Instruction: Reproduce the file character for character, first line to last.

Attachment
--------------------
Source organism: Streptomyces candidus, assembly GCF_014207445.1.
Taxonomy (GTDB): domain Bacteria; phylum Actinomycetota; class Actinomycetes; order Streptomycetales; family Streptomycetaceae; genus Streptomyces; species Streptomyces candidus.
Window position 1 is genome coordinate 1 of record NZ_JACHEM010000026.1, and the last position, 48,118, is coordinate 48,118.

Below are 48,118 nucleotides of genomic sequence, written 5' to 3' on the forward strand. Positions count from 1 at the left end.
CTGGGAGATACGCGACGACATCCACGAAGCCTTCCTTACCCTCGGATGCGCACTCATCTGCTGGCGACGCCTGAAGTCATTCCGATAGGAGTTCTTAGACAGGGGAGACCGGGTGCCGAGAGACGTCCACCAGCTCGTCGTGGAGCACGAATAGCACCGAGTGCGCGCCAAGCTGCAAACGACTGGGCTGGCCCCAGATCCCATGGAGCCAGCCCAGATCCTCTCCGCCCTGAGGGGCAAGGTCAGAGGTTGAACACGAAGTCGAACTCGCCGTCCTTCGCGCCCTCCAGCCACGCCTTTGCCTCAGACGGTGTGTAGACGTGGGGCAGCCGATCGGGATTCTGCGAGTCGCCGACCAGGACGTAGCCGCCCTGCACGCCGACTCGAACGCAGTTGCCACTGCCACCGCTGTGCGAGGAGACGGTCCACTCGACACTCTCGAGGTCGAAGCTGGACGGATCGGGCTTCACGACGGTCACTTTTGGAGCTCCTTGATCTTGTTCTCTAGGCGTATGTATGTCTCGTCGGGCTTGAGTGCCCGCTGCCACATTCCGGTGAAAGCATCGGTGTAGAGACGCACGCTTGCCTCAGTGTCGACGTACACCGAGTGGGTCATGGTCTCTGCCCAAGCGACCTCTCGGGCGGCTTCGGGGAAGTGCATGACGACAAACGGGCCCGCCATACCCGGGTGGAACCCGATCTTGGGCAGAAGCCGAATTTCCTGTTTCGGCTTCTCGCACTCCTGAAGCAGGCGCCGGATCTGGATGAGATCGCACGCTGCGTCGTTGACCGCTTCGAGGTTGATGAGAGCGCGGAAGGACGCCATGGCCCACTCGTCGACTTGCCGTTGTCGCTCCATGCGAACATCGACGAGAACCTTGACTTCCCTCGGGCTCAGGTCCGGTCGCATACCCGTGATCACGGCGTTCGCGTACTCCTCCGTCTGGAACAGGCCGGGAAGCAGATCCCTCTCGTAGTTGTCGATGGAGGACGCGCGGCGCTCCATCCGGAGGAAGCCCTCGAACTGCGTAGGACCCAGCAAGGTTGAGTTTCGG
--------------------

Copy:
Source organism: Streptomyces candidus, assembly GCF_014207445.1.
Taxonomy (GTDB): domain Bacteria; phylum Actinomycetota; class Actinomycetes; order Streptomycetales; family Streptomycetaceae; genus Streptomyces; species Streptomyces candidus.
Window position 1 is genome coordinate 1 of record NZ_JACHEM010000026.1, and the last position, 48,118, is coordinate 48,118.

Below are 48,118 nucleotides of genomic sequence, written 5' to 3' on the forward strand. Positions count from 1 at the left end.
CTGGGAGATACGCGACGACATCCACGAAGCCTTCCTTACCCTCGGATGCGCACTCATCTGCTGGCGACGCCTGAAGTCATTCCGATAGGAGTTCTTAGACAGGGGAGACCGGGTGCCGAGAGACGTCCACCAGCTCGTCGTGGAGCACGAATAGCACCGAGTGCGCGCCAAGCTGCAAACGACTGGGCTGGCCCCAGATCCCATGGAGCCAGCCCAGATCCTCTCCGCCCTGAGGGGCAAGGTCAGAGGTTGAACACGAAGTCGAACTCGCCGTCCTTCGCGCCCTCCAGCCACGCCTTTGCCTCAGACGGTGTGTAGACGTGGGGCAGCCGATCGGGATTCTGCGAGTCGCCGACCAGGACGTAGCCGCCCTGCACGCCGACTCGAACGCAGTTGCCACTGCCACCGCTGTGCGAGGAGACGGTCCACTCGACACTCTCGAGGTCGAAGCTGGACGGATCGGGCTTCACGACGGTCACTTTTGGAGCTCCTTGATCTTGTTCTCTAGGCGTATGTATGTCTCGTCGGGCTTGAGTGCCCGCTGCCACATTCCGGTGAAAGCATCGGTGTAGAGACGCACGCTTGCCTCAGTGTCGACGTACACCGAGTGGGTCATGGTCTCTGCCCAAGCGACCTCTCGGGCGGCTTCGGGGAAGTGCATGACGACAAACGGGCCCGCCATACCCGGGTGGAACCCGATCTTGGGCAGAAGCCGAATTTCCTGTTTCGGCTTCTCGCACTCCTGAAGCAGGCGCCGGATCTGGATGAGATCGCACGCTGCGTCGTTGACCGCTTCGAGGTTGATGAGAGCGCGGAAGGACGCCATGGCCCACTCGTCGACTTGCCGTTGTCGCTCCATGCGAACATCGACGAGAACCTTGACTTCCCTCGGGCTCAGGTCCGGTCGCATACCCGTGATCACGGCGTTCGCGTACTCCTCCGTCTGGAACAGGCCGGGAAGCAGATCCCTCTCGTAGTTGTCGATGGAGGACGCGCGGCGCTCCATCCGGAGGAAGCCCTCGAACTGCGTAGGACCCAGCAAGGTTGAGTTTCGG